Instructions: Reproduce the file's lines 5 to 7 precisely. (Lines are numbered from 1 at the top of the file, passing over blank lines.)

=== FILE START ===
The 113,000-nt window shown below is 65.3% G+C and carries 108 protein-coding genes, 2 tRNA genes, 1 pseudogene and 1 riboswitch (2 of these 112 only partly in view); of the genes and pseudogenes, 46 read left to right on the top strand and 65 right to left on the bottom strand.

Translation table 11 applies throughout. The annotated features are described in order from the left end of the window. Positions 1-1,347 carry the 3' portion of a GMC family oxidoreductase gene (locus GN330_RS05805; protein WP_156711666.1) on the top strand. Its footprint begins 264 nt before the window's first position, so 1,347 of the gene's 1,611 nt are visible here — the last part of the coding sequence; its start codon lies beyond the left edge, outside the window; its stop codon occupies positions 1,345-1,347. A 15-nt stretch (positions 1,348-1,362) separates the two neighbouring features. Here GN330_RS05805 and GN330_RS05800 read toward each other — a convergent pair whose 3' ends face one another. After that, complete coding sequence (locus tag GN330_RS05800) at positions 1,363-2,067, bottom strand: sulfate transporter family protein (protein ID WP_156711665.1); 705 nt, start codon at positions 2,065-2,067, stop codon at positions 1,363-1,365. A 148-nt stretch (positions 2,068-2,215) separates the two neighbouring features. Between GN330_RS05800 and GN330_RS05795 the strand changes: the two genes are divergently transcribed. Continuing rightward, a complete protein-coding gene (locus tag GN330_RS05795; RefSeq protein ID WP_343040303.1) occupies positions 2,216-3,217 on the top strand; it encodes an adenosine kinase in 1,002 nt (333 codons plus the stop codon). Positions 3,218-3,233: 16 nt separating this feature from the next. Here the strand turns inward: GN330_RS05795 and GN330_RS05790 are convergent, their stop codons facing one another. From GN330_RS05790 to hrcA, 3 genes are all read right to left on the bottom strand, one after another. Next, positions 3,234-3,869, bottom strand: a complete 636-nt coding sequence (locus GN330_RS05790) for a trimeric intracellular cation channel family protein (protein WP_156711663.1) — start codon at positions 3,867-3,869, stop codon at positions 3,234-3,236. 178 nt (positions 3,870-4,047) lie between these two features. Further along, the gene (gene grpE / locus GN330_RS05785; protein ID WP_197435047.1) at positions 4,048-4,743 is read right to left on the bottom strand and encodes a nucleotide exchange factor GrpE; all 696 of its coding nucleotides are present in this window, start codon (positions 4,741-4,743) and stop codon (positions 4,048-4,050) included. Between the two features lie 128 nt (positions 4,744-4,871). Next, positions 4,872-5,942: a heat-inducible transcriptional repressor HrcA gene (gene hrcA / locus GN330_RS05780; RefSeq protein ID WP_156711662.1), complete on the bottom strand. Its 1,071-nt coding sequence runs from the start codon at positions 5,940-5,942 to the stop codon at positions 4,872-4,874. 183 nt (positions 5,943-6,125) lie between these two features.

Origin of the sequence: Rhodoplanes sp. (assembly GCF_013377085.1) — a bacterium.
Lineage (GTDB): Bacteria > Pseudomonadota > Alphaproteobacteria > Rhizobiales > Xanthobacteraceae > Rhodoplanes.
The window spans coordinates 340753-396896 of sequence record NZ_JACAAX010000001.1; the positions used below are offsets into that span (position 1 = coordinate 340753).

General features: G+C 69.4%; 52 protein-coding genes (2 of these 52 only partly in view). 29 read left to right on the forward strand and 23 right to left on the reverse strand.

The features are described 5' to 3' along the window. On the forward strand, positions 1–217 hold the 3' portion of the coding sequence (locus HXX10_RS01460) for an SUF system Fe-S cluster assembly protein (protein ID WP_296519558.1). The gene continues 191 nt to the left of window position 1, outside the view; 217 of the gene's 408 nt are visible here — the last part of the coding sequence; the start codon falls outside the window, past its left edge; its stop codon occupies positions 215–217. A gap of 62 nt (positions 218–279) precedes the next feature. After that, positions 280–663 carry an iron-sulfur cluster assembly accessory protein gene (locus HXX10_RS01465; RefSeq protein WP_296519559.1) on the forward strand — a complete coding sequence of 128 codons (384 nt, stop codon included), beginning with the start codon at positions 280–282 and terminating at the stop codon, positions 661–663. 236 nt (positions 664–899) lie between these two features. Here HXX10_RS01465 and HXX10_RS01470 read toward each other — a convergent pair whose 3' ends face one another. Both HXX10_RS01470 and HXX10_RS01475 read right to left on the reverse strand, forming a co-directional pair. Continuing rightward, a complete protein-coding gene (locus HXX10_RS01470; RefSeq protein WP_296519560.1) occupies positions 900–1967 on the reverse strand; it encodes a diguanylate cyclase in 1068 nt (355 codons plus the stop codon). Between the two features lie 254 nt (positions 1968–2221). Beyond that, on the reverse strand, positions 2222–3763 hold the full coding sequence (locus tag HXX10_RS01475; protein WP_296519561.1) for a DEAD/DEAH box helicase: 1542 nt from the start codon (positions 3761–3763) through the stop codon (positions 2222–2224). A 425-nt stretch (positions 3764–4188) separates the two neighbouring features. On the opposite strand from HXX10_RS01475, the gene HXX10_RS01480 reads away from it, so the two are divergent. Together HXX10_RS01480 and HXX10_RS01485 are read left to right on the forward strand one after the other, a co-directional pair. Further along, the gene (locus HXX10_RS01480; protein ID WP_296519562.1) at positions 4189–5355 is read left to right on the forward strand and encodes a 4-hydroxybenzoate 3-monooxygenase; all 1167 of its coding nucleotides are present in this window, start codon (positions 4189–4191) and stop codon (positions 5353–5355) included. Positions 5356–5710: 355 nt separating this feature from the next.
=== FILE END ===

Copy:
The window spans coordinates 340753-396896 of sequence record NZ_JACAAX010000001.1; the positions used below are offsets into that span (position 1 = coordinate 340753).

General features: G+C 69.4%; 52 protein-coding genes (2 of these 52 only partly in view). 29 read left to right on the forward strand and 23 right to left on the reverse strand.

The features are described 5' to 3' along the window. On the forward strand, positions 1–217 hold the 3' portion of the coding sequence (locus HXX10_RS01460) for an SUF system Fe-S cluster assembly protein (protein ID WP_296519558.1). The gene continues 191 nt to the left of window position 1, outside the view; 217 of the gene's 408 nt are visible here — the last part of the coding sequence; the start codon falls outside the window, past its left edge; its stop codon occupies positions 215–217. A gap of 62 nt (positions 218–279) precedes the next feature. After that, positions 280–663 carry an iron-sulfur cluster assembly accessory protein gene (locus HXX10_RS01465; RefSeq protein WP_296519559.1) on the forward strand — a complete coding sequence of 128 codons (384 nt, stop codon included), beginning with the start codon at positions 280–282 and terminating at the stop codon, positions 661–663. 236 nt (positions 664–899) lie between these two features. Here HXX10_RS01465 and HXX10_RS01470 read toward each other — a convergent pair whose 3' ends face one another. Both HXX10_RS01470 and HXX10_RS01475 read right to left on the reverse strand, forming a co-directional pair. Continuing rightward, a complete protein-coding gene (locus HXX10_RS01470; RefSeq protein WP_296519560.1) occupies positions 900–1967 on the reverse strand; it encodes a diguanylate cyclase in 1068 nt (355 codons plus the stop codon). Between the two features lie 254 nt (positions 1968–2221). Beyond that, on the reverse strand, positions 2222–3763 hold the full coding sequence (locus tag HXX10_RS01475; protein WP_296519561.1) for a DEAD/DEAH box helicase: 1542 nt from the start codon (positions 3761–3763) through the stop codon (positions 2222–2224). A 425-nt stretch (positions 3764–4188) separates the two neighbouring features. On the opposite strand from HXX10_RS01475, the gene HXX10_RS01480 reads away from it, so the two are divergent. Together HXX10_RS01480 and HXX10_RS01485 are read left to right on the forward strand one after the other, a co-directional pair. Further along, the gene (locus HXX10_RS01480; protein ID WP_296519562.1) at positions 4189–5355 is read left to right on the forward strand and encodes a 4-hydroxybenzoate 3-monooxygenase; all 1167 of its coding nucleotides are present in this window, start codon (positions 4189–4191) and stop codon (positions 5353–5355) included. Positions 5356–5710: 355 nt separating this feature from the next.